As this post goes live, we have just a few days to go before Team RBA attacks the Dirty Kanza gravel race on May 30. This year’s race will mark a return performance for Neil Shirley who put MUCH into his first-time effort last year, only be undone by a broken derailleur hanger just 25 miles into the race. Eventually, after turning his bike into a singlespeed, Neil limped in after more than 15 hours. Ouch. Here’s Neil’s report on the 2014 Dirty Kanza.
UNDER THE RADAR
For 2015, Neil has been logging miles in preparation for another long day in the saddle. And he is excited about riding a prototype bike that was fast-tracked through production and shipped to the States specifically for him to race this month. In fact, other than the snippet of the bike (above) we can neither say or show more about it because the bike has yet to be shown to the dealers.
AS FOR THE LESSER EFFORT
For those of us with no chance (or desire) to ride 200 miles, this year marks the first time that a 100-mile loop will also be used. That’s where Zap will discover his own Kansas adventure. Like Neil, he will also be aboard a special bike. Tim Johnson was kind enough to turn over his SuperX ‘cross bike that has been retrofitted with a Lefty suspension fork to see how adding a little extra cushion to the Flint Hills might help performance.
What to pack for such a big day out on the bike is something that can’t be taken lightly. As Neil found out last year, just about anything can happen out there once the terrain and distance takes its toll on you and your equipment. Here’s what we’ll have stuffed in our pockets and seat pack.
- 2 x Co2 cartridges and inflator head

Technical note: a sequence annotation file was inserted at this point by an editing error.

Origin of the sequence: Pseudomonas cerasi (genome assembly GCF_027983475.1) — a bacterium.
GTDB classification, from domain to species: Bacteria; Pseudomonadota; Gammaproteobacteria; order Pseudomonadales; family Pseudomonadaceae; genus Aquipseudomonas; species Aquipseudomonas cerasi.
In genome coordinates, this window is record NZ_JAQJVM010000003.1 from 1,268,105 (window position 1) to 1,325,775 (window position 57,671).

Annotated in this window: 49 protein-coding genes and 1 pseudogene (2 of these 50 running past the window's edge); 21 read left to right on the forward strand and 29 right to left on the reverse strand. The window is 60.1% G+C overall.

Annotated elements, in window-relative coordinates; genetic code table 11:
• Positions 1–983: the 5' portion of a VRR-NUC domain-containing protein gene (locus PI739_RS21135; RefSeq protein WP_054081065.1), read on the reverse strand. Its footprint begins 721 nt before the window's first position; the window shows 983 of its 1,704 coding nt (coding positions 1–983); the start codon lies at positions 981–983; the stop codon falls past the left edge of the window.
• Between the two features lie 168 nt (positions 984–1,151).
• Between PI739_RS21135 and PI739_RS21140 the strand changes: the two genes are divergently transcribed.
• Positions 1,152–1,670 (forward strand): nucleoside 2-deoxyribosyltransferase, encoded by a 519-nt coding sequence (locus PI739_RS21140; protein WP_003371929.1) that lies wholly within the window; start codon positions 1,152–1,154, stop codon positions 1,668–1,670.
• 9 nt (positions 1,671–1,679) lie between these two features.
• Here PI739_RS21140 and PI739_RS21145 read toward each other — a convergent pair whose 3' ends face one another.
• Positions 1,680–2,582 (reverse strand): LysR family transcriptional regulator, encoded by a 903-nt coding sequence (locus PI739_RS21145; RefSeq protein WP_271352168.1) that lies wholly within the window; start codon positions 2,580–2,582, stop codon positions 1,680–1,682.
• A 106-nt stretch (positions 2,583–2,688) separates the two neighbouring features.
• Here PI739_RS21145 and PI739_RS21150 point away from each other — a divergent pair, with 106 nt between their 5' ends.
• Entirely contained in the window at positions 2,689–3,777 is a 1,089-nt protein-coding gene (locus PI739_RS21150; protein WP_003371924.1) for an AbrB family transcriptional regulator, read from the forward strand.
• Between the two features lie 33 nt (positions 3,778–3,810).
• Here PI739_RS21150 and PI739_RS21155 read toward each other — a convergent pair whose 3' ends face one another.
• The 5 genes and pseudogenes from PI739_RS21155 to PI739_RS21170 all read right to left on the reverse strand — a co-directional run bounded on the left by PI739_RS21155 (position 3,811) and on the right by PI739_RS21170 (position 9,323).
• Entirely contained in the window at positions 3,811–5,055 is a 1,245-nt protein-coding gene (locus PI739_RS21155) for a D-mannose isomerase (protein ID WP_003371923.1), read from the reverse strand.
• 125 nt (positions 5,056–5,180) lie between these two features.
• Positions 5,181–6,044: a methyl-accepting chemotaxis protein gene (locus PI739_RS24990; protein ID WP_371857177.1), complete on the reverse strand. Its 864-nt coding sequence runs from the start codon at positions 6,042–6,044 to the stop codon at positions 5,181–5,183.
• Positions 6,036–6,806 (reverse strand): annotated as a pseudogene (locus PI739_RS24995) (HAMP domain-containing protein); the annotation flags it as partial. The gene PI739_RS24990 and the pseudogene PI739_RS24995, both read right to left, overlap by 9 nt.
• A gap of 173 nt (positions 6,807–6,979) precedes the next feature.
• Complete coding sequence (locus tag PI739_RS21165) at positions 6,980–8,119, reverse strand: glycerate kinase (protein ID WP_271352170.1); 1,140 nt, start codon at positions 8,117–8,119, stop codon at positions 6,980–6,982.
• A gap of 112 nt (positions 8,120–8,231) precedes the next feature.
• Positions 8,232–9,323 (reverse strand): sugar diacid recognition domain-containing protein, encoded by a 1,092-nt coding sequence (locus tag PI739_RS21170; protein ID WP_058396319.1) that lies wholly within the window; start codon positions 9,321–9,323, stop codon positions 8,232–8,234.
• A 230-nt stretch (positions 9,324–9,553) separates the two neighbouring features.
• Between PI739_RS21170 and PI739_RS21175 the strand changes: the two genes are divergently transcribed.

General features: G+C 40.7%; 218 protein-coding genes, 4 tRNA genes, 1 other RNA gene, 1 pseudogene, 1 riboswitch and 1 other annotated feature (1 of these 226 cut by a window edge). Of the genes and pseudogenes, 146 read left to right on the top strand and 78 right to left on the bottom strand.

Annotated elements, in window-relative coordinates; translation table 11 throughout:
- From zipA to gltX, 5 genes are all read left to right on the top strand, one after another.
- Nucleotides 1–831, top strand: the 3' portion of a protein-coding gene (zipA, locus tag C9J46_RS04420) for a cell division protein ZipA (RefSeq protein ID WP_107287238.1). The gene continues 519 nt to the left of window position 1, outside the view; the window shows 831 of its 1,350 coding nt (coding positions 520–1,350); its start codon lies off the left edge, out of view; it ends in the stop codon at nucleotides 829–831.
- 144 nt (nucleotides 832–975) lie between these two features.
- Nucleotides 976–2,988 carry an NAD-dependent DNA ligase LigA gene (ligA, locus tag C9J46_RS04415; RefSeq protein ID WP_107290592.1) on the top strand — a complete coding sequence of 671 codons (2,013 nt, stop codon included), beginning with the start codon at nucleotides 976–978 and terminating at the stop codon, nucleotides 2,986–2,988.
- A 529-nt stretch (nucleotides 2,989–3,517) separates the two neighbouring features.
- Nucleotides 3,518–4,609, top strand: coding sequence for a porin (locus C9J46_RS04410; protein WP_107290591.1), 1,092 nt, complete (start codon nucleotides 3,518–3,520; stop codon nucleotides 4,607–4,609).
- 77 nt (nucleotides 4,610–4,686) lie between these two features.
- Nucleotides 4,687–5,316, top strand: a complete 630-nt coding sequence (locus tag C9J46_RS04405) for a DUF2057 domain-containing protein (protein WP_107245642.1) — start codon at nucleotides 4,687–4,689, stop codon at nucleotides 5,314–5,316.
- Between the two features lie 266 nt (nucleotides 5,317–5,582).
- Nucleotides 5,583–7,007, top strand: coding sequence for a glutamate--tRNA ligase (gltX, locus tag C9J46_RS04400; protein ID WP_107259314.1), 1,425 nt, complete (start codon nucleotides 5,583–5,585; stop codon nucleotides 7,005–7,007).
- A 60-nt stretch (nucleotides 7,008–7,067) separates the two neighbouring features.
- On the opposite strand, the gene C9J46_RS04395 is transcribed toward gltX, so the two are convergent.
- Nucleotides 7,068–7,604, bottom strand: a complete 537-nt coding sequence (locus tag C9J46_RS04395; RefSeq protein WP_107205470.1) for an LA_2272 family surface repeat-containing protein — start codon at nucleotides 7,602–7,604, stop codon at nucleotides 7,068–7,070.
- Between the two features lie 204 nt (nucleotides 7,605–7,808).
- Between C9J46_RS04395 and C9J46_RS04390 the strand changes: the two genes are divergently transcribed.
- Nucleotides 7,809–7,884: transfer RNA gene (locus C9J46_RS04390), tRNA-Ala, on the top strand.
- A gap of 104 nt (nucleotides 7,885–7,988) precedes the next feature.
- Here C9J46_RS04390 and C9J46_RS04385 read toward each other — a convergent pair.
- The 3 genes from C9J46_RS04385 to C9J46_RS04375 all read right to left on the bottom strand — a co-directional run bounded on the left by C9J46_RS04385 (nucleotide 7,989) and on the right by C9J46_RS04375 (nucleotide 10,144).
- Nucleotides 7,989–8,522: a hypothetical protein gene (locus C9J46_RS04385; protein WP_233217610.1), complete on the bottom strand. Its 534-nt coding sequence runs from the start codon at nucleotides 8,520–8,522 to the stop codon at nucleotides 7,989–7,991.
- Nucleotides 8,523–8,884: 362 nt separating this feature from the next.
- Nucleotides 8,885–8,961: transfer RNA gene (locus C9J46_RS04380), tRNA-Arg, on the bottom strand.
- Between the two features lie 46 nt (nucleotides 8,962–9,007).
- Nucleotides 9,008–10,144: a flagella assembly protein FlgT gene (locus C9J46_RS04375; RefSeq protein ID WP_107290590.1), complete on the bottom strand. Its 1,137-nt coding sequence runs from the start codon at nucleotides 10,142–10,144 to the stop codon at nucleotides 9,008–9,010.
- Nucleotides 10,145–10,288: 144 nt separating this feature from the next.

- Chain tool
- Patch kit
- Tire boot kit
- Quick links
- Derailleur hanger
- 2 x Tubes
- 2 x Tire levers
THE MAN HIMSELF
Jim Cummings is the man behind Dirty Kanza and we spoke to him at the annual Frost Bike showcase at Quality Bicycle Parts in Minnesota where has was overseeing the new Salsa Warbird gravel bike.
“The thing about riding gravel events in Kansas is that most of us have been riding gravel roads for years since we have miles and miles of them in every direction. I started the event in 2006 with 34 riders and no registration. Back then the thought of ever attracting even 100 riders seemed crazy and this year we’ll have 1,500.
“I think the pinnacle of gravel racing is still far-off in the distance and I can see a formal version of the National Championships happening sometime in the next decade. My only hope is that no matter how big it grows that it can always keep its grass roots atmosphere.
“I think the two things that make the Dirty Kanza unique are the Flint Hills and shale that are ridden over. The start town of Emporia, Kansas and how the community has embraced the event is also not only unique, but it’s special. We also encourage support crews to be active in the event, because as much as the riders leave with a really memorable experience, I think the support crews should too. That’s why we changed the rules to now include assistance [only at the two checkpoints] – previously it wasn’t allowed.”
THE SCHWAG CONTEST
With continued rain and thunderstorms forecasted through the week, it looks like this years Dirty Kanza may in fact be more like the Muddy Kanza.
To celebrate Zap somehow taking delivery of a very rare, hard-to-get pair of Specialized Trigger Pro tires that were actually intended for four-time race winner Dan Hughes to use (sorry Dan), we’re going to hand over a Specialized back pack filled to the brim with Specialized schwag: a complete riding kit and water bottle – easily a $300+ value.
The schwag bag will go to whoever makes the best guess on the difference in finish times between Neil and Zap….that’s talent and dedication for 200 miles vs. a will to be warm and dry over 100 miles.